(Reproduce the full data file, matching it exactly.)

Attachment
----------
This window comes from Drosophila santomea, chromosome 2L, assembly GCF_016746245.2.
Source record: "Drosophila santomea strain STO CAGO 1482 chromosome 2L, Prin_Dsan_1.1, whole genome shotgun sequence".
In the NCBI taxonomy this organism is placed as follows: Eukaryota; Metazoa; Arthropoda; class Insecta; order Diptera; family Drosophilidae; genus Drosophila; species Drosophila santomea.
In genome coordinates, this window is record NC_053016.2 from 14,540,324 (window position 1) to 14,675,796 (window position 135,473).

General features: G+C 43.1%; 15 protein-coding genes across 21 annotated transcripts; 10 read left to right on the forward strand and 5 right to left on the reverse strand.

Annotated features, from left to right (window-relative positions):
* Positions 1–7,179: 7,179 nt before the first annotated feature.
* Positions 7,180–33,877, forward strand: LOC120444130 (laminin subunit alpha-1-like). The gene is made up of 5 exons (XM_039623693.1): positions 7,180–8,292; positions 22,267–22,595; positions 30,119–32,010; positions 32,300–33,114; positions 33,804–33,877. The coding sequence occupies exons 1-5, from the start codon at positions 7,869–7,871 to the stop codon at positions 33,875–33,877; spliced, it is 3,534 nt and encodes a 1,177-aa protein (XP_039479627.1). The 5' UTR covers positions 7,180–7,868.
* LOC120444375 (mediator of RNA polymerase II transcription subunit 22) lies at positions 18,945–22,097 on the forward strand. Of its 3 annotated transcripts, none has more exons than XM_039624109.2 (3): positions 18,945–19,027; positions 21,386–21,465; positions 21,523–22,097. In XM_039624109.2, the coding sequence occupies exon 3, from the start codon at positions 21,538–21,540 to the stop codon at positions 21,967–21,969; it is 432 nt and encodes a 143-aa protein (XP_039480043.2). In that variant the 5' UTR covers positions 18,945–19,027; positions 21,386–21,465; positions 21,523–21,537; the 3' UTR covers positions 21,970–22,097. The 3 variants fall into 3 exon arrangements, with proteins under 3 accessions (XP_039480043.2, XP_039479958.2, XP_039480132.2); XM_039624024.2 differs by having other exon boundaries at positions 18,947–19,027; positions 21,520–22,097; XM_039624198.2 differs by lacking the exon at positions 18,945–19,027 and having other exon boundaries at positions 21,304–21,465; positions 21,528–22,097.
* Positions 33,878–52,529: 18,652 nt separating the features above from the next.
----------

This window comes from Drosophila santomea, chromosome 2L, assembly GCF_016746245.2.
Source record: "Drosophila santomea strain STO CAGO 1482 chromosome 2L, Prin_Dsan_1.1, whole genome shotgun sequence".
In the NCBI taxonomy this organism is placed as follows: Eukaryota; Metazoa; Arthropoda; class Insecta; order Diptera; family Drosophilidae; genus Drosophila; species Drosophila santomea.
In genome coordinates, this window is record NC_053016.2 from 14,540,324 (window position 1) to 14,675,796 (window position 135,473).

General features: G+C 43.1%; 15 protein-coding genes across 21 annotated transcripts; 10 read left to right on the forward strand and 5 right to left on the reverse strand.

Annotated features, from left to right (window-relative positions):
* Positions 1–7,179: 7,179 nt before the first annotated feature.
* Positions 7,180–33,877, forward strand: LOC120444130 (laminin subunit alpha-1-like). The gene is made up of 5 exons (XM_039623693.1): positions 7,180–8,292; positions 22,267–22,595; positions 30,119–32,010; positions 32,300–33,114; positions 33,804–33,877. The coding sequence occupies exons 1-5, from the start codon at positions 7,869–7,871 to the stop codon at positions 33,875–33,877; spliced, it is 3,534 nt and encodes a 1,177-aa protein (XP_039479627.1). The 5' UTR covers positions 7,180–7,868.
* LOC120444375 (mediator of RNA polymerase II transcription subunit 22) lies at positions 18,945–22,097 on the forward strand. Of its 3 annotated transcripts, none has more exons than XM_039624109.2 (3): positions 18,945–19,027; positions 21,386–21,465; positions 21,523–22,097. In XM_039624109.2, the coding sequence occupies exon 3, from the start codon at positions 21,538–21,540 to the stop codon at positions 21,967–21,969; it is 432 nt and encodes a 143-aa protein (XP_039480043.2). In that variant the 5' UTR covers positions 18,945–19,027; positions 21,386–21,465; positions 21,523–21,537; the 3' UTR covers positions 21,970–22,097. The 3 variants fall into 3 exon arrangements, with proteins under 3 accessions (XP_039480043.2, XP_039479958.2, XP_039480132.2); XM_039624024.2 differs by having other exon boundaries at positions 18,947–19,027; positions 21,520–22,097; XM_039624198.2 differs by lacking the exon at positions 18,945–19,027 and having other exon boundaries at positions 21,304–21,465; positions 21,528–22,097.
* Positions 33,878–52,529: 18,652 nt separating the features above from the next.